Injury Stats


Injury Statistics

Doors are extremely dangerous!

Hand injuries, although unlikely to be life-threatening, can be life-altering. An injured hand can make everyday tasks difficult and tiresome, if not impossible.

Doors are inherently dangerous. If a hand is caught in the gap of a closing door, the injuries can range from minor to serious.

  • When it occurs near the latch or handle of the door, it may involve simple bruising, but if the door is closing with sufficient velocity – as when slammed by a person or when driven by a strong draught – it can be quite serious. Handle-side injuries are beyond the scope of this invention.
  • However, the damage can be much more severe when a part of a hand is trapped near the hinged end of the door.

These are the injuries which the Boyer Safety Door™ will reliably prevent.

Statistics obtained from the web show that:

  • in 2003, there were an estimated 356,960 hospital emergency cases related to door sills or frames in the US, inviting lawsuits
  • some 40,000 injuries were recorded in England by trapping fingers in doors, of which more than 5% required amputation or painful reconstructive surgery
  • an article in the Sydney Morning Herald (see below) refers to a rise in the number and severity of such injuries at Sydney hospitals

Extrapolating these statistics, the annual number of door-related hand injuries could be in the millions worldwide.

Especially for children, the danger is ever-present not only in the family home, but also in child-care centres and other public buildings.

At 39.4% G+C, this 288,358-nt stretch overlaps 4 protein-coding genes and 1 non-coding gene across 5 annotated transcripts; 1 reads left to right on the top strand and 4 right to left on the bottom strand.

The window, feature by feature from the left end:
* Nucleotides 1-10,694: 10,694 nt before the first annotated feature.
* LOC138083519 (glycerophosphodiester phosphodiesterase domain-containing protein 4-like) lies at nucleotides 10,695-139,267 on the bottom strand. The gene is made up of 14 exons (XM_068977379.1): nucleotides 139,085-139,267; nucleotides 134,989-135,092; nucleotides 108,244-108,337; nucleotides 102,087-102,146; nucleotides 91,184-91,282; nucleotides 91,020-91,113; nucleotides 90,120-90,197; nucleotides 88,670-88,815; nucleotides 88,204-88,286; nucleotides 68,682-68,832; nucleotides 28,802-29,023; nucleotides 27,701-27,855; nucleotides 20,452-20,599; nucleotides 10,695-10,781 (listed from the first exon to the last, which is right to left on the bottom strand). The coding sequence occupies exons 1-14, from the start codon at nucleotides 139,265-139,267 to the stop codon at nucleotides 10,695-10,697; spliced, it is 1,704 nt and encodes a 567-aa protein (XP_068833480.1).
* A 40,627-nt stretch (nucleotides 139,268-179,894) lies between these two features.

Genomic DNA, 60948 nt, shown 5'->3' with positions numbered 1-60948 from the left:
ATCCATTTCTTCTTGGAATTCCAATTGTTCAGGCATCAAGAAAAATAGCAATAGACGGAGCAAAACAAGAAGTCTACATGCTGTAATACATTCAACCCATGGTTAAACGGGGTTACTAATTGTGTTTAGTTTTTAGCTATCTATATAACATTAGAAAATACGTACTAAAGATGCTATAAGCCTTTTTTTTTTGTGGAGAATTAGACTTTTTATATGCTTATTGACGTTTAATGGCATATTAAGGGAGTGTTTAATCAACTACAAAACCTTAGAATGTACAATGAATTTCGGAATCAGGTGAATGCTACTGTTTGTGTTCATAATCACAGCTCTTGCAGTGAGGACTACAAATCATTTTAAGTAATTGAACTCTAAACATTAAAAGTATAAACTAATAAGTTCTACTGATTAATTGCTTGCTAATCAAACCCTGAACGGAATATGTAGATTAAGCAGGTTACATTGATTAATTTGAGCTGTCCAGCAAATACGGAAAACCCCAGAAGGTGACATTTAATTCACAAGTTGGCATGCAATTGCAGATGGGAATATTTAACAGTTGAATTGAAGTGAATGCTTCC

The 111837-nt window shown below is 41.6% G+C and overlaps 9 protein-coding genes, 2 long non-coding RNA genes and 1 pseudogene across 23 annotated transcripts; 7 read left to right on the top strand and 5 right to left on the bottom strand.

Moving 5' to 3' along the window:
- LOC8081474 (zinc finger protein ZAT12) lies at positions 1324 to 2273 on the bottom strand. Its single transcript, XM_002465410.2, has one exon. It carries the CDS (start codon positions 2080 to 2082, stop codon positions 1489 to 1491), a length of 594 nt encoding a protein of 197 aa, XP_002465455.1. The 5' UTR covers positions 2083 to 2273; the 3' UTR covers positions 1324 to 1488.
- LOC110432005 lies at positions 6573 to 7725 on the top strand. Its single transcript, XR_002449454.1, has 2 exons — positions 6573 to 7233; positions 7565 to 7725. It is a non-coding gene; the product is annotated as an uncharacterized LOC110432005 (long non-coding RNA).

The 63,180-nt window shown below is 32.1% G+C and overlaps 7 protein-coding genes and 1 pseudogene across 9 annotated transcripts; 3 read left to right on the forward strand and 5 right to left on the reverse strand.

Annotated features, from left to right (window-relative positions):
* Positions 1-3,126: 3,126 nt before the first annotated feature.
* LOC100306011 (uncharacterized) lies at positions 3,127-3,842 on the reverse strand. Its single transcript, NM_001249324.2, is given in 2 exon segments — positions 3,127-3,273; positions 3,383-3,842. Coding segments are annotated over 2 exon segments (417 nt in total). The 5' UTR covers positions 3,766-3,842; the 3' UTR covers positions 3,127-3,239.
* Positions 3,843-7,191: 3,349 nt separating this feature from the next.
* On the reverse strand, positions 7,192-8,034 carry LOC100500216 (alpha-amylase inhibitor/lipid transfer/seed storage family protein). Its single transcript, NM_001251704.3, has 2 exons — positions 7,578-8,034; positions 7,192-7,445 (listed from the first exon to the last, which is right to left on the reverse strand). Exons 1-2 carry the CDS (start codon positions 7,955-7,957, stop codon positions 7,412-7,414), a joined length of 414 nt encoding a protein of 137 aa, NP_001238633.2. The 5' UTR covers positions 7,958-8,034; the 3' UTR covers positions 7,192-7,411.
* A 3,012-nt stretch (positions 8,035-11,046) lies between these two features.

Safety First - Fingers will not grow back

An article by the Monash University Accident Research Centre (MUARC) says:

“A study into finger jam injuries found the hinge side of the door to have caused 60% of the injuries.”

The article goes on to say:

“The hinge side… has greater potential for serious injury… These figures are consistent with those of.. [a] Dutch study (75% of under 12 year olds were injured in the hinge side). The study recommended investigation into rounded edges on the closing hinge sides of doors… which can be incorporated at the building stage. (Venema, 1995).”


Here’s an extract from an article by Kate Benson, Medical Reporter, in the Sydney Morning Herald – October 22, 2008

“PARENTS are being warned to be vigilant as doctors report a spike in the number of children presenting at hospital with crushed fingers needing amputation, surgery and long-term rehabilitation. A staff specialist in pediatric emergency medicine at the Sydney Children’s Hospital, Liz Cotterell, yesterday said more than 300 children had been treated for crush injuries in the emergency department in the past three years because many parents were not aware of the dangers.

“[In Australia] we have no national standards when it comes to door safety

and no public awareness campaigns to teach people about the potential dangers and as a result, we keep seeing these injuries,” Dr Cotterell said. A recent study of more than 11,000 children, published in the international journal Pediatrics, showed that hinges and frames presented the greatest danger to small children. At Sydney Children’s Hospital, about 22 per cent of children with crushed fingers need surgery. Almost 100 children have been treated this year, more than the number seen in the whole of 2006.

“When we see these children, they are in a significant amount of distress and so are their parents,” Dr Cotterell said. “Their fingers may be small but these type of injuries can be very significant because children are using their digits to learn and explore their environment. And children under five do not have the awareness and learned experience of older children.”

Click here to read the entire article on the Sydney Morning Herald website.